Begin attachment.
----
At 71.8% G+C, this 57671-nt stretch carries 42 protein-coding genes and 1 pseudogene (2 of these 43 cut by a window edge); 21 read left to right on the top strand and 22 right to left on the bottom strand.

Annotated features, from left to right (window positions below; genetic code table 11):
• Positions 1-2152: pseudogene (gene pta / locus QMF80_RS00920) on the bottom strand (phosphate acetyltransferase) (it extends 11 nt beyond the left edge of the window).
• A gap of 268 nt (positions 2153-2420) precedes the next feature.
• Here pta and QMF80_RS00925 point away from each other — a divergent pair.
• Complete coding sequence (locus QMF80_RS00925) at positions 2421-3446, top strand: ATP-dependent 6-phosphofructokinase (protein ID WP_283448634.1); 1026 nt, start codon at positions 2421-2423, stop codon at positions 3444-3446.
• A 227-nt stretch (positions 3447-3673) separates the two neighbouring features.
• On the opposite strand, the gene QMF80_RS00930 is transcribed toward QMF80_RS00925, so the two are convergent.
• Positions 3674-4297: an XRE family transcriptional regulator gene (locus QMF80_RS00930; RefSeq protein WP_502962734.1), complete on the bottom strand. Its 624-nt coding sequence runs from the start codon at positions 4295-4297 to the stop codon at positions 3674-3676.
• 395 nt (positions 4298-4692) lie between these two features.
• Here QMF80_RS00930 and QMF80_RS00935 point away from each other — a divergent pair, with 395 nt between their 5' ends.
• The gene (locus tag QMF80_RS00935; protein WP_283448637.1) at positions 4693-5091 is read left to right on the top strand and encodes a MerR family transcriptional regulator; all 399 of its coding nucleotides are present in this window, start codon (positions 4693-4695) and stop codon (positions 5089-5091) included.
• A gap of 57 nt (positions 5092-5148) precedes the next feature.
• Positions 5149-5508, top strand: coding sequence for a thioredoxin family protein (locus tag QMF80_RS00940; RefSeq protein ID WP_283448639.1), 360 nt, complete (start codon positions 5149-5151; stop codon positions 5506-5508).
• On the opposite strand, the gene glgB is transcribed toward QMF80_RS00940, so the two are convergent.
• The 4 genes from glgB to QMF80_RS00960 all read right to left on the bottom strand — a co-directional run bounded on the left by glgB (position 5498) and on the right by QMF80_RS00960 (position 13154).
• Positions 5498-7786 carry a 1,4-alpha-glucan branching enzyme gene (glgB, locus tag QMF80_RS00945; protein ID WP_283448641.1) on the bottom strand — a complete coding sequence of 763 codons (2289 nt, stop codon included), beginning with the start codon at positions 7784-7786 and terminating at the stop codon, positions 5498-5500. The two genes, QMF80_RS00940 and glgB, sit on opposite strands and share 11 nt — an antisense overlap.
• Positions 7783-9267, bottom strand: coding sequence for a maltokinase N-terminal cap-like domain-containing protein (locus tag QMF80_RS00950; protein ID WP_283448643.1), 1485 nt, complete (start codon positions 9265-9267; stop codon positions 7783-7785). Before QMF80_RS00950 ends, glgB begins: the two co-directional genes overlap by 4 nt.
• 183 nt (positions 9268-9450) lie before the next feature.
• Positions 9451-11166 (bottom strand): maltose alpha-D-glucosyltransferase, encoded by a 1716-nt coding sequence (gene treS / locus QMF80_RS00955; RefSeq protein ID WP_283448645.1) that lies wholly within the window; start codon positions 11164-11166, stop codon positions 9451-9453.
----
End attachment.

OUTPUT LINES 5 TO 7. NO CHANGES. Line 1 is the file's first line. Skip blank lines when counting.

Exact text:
• Here pta and QMF80_RS00925 point away from each other — a divergent pair.
• Complete coding sequence (locus QMF80_RS00925) at positions 2421-3446, top strand: ATP-dependent 6-phosphofructokinase (protein ID WP_283448634.1); 1026 nt, start codon at positions 2421-2423, stop codon at positions 3444-3446.
• A 227-nt stretch (positions 3447-3673) separates the two neighbouring features.